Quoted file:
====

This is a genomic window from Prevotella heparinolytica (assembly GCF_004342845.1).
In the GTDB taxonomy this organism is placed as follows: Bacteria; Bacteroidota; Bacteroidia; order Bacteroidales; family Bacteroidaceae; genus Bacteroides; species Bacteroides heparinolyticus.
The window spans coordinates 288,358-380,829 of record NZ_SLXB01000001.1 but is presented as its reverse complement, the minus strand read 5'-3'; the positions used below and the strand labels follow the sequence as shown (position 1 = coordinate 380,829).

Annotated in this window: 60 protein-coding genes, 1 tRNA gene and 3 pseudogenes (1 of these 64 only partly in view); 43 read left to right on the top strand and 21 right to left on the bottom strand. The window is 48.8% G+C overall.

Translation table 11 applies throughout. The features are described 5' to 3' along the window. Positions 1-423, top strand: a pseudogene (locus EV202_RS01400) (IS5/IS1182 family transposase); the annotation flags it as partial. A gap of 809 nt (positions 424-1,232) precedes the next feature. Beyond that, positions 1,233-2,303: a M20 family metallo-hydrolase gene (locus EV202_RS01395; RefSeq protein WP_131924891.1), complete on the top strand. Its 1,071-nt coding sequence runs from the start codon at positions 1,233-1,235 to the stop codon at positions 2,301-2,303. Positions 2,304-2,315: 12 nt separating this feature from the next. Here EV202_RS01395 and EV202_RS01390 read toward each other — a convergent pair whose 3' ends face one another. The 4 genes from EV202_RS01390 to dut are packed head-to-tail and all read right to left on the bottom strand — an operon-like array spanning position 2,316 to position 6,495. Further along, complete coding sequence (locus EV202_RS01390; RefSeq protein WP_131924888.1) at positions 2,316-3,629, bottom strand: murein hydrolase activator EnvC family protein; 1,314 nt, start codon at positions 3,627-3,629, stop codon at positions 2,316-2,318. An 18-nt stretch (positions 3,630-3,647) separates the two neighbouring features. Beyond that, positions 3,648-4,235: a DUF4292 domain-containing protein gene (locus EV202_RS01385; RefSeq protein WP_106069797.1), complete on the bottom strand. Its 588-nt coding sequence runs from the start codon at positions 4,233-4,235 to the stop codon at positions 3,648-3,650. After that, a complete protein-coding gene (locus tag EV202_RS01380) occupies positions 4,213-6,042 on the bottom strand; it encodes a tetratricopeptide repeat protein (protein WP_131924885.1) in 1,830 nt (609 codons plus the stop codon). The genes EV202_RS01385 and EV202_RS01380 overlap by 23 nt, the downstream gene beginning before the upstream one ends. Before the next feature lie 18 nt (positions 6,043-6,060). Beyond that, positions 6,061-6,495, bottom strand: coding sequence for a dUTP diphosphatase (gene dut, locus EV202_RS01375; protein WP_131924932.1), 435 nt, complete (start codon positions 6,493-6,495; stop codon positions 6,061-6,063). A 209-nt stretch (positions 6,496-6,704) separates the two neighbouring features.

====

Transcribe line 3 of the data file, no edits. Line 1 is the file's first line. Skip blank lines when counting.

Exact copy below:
The window spans coordinates 288,358-380,829 of record NZ_SLXB01000001.1 but is presented as its reverse complement, the minus strand read 5'-3'; the positions used below and the strand labels follow the sequence as shown (position 1 = coordinate 380,829).